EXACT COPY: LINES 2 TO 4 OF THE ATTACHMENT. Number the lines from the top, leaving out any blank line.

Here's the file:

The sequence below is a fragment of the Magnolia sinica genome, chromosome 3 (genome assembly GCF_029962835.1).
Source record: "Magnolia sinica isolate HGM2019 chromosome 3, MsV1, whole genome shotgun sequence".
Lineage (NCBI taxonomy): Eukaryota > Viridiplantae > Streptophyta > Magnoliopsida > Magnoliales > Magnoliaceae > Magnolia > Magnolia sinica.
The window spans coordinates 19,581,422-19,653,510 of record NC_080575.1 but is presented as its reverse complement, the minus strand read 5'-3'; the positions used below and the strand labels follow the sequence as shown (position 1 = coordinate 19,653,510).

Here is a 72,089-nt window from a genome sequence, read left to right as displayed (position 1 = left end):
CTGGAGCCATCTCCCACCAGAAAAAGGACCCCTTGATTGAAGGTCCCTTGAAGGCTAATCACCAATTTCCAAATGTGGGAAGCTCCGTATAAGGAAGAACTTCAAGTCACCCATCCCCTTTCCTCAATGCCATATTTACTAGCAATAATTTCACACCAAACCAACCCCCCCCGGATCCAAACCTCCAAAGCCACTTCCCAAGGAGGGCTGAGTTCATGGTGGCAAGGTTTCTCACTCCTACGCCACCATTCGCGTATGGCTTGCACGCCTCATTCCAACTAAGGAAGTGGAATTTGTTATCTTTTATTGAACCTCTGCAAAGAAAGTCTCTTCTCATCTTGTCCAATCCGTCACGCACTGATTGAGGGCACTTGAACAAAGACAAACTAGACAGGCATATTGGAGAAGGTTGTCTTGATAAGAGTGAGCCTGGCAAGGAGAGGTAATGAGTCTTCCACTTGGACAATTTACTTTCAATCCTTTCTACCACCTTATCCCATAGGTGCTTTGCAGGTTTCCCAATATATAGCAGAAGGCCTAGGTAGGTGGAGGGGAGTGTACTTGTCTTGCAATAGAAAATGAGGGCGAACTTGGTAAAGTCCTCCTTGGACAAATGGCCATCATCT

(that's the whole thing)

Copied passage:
Source record: "Magnolia sinica isolate HGM2019 chromosome 3, MsV1, whole genome shotgun sequence".
Lineage (NCBI taxonomy): Eukaryota > Viridiplantae > Streptophyta > Magnoliopsida > Magnoliales > Magnoliaceae > Magnolia > Magnolia sinica.
The window spans coordinates 19,581,422-19,653,510 of record NC_080575.1 but is presented as its reverse complement, the minus strand read 5'-3'; the positions used below and the strand labels follow the sequence as shown (position 1 = coordinate 19,653,510).